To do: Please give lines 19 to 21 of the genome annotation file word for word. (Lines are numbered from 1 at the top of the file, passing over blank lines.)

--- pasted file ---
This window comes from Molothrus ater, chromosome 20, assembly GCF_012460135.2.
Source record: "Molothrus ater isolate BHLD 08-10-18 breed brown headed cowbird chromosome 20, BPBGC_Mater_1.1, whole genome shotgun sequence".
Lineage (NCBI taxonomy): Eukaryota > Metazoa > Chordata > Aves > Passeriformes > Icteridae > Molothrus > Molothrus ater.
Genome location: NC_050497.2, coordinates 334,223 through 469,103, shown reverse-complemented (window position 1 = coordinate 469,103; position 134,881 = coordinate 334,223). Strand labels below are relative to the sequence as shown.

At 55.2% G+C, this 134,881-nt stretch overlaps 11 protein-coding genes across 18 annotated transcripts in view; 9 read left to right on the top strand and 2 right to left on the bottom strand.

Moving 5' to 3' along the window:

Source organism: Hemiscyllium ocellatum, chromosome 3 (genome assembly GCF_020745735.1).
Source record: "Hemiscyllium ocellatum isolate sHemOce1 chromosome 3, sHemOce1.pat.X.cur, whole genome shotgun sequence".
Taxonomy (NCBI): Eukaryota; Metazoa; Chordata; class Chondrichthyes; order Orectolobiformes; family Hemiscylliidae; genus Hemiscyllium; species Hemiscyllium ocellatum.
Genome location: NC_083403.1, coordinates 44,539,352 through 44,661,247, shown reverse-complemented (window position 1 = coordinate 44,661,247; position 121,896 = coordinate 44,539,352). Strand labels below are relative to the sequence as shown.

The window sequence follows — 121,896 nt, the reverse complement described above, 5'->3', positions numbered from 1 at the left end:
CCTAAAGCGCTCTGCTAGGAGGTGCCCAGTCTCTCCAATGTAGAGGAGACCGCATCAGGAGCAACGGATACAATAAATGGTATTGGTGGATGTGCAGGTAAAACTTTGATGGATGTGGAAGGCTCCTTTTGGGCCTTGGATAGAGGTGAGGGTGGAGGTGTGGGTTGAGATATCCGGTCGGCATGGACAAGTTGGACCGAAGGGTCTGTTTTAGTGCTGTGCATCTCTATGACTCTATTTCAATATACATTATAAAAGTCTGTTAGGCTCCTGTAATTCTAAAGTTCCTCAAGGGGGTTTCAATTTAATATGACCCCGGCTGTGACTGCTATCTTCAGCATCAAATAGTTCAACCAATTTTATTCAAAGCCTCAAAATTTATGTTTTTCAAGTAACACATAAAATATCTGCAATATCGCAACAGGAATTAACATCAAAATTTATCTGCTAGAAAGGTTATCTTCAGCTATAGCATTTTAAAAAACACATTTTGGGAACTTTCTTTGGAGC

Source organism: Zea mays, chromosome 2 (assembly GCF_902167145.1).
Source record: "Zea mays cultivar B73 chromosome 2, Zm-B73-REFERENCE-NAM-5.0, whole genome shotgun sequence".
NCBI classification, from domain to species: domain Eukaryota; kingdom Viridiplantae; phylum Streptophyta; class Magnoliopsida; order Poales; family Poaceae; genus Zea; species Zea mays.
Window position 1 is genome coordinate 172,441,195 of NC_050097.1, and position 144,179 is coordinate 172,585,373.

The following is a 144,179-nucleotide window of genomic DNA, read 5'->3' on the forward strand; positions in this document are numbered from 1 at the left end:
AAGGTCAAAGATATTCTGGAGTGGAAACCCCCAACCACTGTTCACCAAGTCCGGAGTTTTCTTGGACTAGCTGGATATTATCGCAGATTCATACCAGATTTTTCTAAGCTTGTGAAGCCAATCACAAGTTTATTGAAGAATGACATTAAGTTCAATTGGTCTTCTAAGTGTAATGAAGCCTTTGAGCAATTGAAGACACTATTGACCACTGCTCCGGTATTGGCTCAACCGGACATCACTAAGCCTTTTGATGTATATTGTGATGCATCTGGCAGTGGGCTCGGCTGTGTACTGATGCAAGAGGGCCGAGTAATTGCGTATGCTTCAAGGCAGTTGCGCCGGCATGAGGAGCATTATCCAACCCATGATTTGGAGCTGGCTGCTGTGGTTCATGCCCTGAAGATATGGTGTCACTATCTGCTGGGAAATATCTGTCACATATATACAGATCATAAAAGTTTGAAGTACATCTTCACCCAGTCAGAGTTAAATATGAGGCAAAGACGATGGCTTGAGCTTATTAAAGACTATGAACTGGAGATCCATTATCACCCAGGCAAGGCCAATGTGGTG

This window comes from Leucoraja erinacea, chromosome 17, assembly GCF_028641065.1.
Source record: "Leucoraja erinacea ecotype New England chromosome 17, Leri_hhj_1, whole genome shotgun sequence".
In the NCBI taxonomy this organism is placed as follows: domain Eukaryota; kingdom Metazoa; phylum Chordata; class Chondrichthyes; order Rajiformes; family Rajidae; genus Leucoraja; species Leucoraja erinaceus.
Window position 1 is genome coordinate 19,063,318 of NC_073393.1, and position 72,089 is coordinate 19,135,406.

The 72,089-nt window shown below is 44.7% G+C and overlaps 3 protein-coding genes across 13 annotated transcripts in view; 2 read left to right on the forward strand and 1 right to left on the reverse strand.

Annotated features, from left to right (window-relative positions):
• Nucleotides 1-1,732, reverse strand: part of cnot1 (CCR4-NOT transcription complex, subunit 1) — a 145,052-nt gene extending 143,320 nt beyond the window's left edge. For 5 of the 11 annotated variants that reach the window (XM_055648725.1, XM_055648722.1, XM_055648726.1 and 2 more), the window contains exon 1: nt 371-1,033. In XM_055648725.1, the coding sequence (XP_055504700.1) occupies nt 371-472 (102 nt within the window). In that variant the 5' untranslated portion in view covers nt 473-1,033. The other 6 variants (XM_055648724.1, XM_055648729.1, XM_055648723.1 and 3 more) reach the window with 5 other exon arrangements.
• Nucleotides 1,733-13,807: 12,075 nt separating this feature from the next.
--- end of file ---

This window comes from Leucoraja erinacea, chromosome 17, assembly GCF_028641065.1.
Source record: "Leucoraja erinacea ecotype New England chromosome 17, Leri_hhj_1, whole genome shotgun sequence".
In the NCBI taxonomy this organism is placed as follows: domain Eukaryota; kingdom Metazoa; phylum Chordata; class Chondrichthyes; order Rajiformes; family Rajidae; genus Leucoraja; species Leucoraja erinaceus.